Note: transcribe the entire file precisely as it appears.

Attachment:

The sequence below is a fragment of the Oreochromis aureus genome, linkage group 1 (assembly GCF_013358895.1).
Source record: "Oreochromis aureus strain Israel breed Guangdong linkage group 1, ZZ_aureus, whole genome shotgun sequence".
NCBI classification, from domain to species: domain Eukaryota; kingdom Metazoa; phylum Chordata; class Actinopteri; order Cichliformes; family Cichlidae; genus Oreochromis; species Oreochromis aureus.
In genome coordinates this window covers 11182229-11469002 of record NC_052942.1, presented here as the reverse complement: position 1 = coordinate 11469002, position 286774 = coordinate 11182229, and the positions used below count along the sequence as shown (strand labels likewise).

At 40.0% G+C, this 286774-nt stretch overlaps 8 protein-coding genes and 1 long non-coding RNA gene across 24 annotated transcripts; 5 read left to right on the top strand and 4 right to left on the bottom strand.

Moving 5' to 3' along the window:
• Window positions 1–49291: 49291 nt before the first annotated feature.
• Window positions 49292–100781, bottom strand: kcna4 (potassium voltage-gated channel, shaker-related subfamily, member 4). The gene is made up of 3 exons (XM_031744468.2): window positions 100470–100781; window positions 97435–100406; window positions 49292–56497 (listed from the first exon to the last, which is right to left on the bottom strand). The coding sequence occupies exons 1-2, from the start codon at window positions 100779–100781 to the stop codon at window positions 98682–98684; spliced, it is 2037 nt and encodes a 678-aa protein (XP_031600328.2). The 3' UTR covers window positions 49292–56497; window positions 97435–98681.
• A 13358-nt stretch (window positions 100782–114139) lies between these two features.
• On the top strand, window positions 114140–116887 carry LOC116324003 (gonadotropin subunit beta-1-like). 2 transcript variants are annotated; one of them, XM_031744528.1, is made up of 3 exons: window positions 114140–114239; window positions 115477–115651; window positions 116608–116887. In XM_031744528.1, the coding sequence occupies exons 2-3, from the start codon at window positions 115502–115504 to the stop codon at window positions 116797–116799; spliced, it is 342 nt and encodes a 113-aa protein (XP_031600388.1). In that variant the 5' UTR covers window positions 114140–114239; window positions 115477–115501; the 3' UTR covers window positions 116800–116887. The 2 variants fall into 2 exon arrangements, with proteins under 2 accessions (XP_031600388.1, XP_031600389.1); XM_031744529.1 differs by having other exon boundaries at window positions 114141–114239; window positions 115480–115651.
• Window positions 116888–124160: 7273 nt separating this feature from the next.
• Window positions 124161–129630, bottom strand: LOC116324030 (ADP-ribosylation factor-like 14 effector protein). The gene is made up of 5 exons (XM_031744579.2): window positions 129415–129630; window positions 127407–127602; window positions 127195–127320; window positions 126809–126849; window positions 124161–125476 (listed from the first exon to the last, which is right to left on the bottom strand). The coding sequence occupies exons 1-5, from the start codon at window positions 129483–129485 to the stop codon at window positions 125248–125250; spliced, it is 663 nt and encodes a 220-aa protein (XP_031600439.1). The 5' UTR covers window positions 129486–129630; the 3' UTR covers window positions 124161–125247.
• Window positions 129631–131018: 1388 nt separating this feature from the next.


The sequence below is a fragment of the Oreochromis aureus genome, linkage group 1 (assembly GCF_013358895.1).
Source record: "Oreochromis aureus strain Israel breed Guangdong linkage group 1, ZZ_aureus, whole genome shotgun sequence".
NCBI classification, from domain to species: domain Eukaryota; kingdom Metazoa; phylum Chordata; class Actinopteri; order Cichliformes; family Cichlidae; genus Oreochromis; species Oreochromis aureus.
In genome coordinates this window covers 11182229-11469002 of record NC_052942.1, presented here as the reverse complement: position 1 = coordinate 11469002, position 286774 = coordinate 11182229, and the positions used below count along the sequence as shown (strand labels likewise).

At 40.0% G+C, this 286774-nt stretch overlaps 8 protein-coding genes and 1 long non-coding RNA gene across 24 annotated transcripts; 5 read left to right on the top strand and 4 right to left on the bottom strand.

Moving 5' to 3' along the window:
• Window positions 1–49291: 49291 nt before the first annotated feature.
• Window positions 49292–100781, bottom strand: kcna4 (potassium voltage-gated channel, shaker-related subfamily, member 4). The gene is made up of 3 exons (XM_031744468.2): window positions 100470–100781; window positions 97435–100406; window positions 49292–56497 (listed from the first exon to the last, which is right to left on the bottom strand). The coding sequence occupies exons 1-2, from the start codon at window positions 100779–100781 to the stop codon at window positions 98682–98684; spliced, it is 2037 nt and encodes a 678-aa protein (XP_031600328.2). The 3' UTR covers window positions 49292–56497; window positions 97435–98681.
• A 13358-nt stretch (window positions 100782–114139) lies between these two features.
• On the top strand, window positions 114140–116887 carry LOC116324003 (gonadotropin subunit beta-1-like). 2 transcript variants are annotated; one of them, XM_031744528.1, is made up of 3 exons: window positions 114140–114239; window positions 115477–115651; window positions 116608–116887. In XM_031744528.1, the coding sequence occupies exons 2-3, from the start codon at window positions 115502–115504 to the stop codon at window positions 116797–116799; spliced, it is 342 nt and encodes a 113-aa protein (XP_031600388.1). In that variant the 5' UTR covers window positions 114140–114239; window positions 115477–115501; the 3' UTR covers window positions 116800–116887. The 2 variants fall into 2 exon arrangements, with proteins under 2 accessions (XP_031600388.1, XP_031600389.1); XM_031744529.1 differs by having other exon boundaries at window positions 114141–114239; window positions 115480–115651.
• Window positions 116888–124160: 7273 nt separating this feature from the next.
• Window positions 124161–129630, bottom strand: LOC116324030 (ADP-ribosylation factor-like 14 effector protein). The gene is made up of 5 exons (XM_031744579.2): window positions 129415–129630; window positions 127407–127602; window positions 127195–127320; window positions 126809–126849; window positions 124161–125476 (listed from the first exon to the last, which is right to left on the bottom strand). The coding sequence occupies exons 1-5, from the start codon at window positions 129483–129485 to the stop codon at window positions 125248–125250; spliced, it is 663 nt and encodes a 220-aa protein (XP_031600439.1). The 5' UTR covers window positions 129486–129630; the 3' UTR covers window positions 124161–125247.
• Window positions 129631–131018: 1388 nt separating this feature from the next.